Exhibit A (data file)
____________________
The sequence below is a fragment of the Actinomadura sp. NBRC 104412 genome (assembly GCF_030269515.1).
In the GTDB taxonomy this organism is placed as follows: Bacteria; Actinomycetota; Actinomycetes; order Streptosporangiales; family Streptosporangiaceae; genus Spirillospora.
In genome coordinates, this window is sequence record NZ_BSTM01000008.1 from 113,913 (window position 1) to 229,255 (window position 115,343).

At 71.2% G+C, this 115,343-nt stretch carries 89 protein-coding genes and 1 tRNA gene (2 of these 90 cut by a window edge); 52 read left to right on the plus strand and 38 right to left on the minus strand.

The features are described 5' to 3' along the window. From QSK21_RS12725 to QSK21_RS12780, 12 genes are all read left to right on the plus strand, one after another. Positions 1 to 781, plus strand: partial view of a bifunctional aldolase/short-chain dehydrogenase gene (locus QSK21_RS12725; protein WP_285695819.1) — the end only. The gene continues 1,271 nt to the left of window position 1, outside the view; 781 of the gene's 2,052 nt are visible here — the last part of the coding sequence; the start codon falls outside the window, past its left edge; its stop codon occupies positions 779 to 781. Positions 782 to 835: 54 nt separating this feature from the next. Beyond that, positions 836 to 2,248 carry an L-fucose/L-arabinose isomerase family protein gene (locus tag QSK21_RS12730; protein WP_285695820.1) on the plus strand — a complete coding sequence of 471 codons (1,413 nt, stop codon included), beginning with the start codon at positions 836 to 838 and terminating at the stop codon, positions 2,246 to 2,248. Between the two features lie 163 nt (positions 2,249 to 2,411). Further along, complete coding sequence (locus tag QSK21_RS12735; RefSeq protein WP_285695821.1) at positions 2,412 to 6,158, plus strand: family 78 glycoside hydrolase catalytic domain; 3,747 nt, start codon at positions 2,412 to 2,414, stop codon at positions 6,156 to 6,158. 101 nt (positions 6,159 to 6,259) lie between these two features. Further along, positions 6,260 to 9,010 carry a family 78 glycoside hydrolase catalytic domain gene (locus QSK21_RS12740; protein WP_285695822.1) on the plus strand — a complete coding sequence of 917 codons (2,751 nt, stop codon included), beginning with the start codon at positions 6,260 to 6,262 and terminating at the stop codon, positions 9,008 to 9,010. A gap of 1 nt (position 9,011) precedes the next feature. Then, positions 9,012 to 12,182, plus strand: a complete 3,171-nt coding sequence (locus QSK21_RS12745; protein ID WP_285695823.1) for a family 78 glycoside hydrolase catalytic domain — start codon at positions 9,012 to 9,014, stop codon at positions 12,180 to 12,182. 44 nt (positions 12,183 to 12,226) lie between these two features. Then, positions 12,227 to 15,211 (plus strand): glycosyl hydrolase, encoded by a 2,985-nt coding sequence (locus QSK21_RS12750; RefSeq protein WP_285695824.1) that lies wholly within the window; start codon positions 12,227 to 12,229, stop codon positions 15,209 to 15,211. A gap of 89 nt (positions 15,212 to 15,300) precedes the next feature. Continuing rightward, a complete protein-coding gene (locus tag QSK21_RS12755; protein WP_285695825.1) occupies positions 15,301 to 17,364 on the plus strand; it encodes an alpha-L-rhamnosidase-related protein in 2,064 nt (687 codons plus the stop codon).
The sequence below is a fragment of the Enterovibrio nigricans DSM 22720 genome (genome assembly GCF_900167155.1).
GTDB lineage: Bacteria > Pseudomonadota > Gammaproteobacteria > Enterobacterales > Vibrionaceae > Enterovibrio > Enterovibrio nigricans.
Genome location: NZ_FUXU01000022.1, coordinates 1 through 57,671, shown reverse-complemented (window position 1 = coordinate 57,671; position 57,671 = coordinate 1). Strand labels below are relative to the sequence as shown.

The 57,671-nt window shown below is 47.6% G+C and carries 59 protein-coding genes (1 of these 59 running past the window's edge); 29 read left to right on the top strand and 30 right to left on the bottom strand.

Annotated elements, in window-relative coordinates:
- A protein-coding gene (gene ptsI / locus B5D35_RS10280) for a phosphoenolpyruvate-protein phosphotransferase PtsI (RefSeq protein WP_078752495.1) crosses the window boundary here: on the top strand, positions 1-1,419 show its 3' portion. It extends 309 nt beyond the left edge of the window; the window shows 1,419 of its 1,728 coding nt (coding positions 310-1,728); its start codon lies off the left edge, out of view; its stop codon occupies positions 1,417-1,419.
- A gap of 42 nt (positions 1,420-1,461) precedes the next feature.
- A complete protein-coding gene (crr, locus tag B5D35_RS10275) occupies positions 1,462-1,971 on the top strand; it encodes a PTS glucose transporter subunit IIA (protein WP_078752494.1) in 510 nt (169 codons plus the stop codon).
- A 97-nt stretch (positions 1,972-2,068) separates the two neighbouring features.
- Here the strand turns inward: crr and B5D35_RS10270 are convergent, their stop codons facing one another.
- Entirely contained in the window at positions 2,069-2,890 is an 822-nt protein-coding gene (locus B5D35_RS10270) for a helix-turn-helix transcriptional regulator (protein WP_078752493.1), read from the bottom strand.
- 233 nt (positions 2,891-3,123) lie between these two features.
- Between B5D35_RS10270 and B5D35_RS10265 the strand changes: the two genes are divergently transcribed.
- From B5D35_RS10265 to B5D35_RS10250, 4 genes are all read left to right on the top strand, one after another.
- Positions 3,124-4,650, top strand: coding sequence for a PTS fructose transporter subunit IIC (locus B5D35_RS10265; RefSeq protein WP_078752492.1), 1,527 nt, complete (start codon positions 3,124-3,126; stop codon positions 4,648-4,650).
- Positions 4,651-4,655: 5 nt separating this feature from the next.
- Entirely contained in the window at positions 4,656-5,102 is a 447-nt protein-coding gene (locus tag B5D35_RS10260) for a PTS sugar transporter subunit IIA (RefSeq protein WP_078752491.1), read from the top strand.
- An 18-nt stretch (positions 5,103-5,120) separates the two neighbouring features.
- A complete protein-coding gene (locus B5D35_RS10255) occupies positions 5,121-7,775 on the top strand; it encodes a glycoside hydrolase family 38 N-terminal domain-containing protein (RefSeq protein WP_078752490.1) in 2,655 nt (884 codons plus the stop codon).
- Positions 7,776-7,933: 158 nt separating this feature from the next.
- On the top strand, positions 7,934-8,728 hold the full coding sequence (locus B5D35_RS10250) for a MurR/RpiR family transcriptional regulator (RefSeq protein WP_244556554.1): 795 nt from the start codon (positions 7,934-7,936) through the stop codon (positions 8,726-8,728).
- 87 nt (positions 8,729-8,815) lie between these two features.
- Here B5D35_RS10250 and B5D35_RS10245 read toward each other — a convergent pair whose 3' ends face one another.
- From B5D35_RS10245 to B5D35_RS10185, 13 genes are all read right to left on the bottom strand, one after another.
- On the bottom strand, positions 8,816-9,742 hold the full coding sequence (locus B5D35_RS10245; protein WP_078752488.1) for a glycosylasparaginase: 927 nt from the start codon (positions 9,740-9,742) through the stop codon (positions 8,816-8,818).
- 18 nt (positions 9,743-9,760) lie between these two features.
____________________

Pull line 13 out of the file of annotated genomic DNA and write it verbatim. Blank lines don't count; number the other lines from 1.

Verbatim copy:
- A complete protein-coding gene (crr, locus tag B5D35_RS10275) occupies positions 1,462-1,971 on the top strand; it encodes a PTS glucose transporter subunit IIA (protein WP_078752494.1) in 510 nt (169 codons plus the stop codon).